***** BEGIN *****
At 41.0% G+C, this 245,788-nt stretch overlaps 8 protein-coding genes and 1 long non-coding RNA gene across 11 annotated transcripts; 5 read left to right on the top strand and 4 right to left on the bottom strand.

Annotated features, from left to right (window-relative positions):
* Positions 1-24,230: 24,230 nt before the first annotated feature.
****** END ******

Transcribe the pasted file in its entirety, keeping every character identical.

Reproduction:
At 41.0% G+C, this 245,788-nt stretch overlaps 8 protein-coding genes and 1 long non-coding RNA gene across 11 annotated transcripts; 5 read left to right on the top strand and 4 right to left on the bottom strand.

Annotated features, from left to right (window-relative positions):
* Positions 1-24,230: 24,230 nt before the first annotated feature.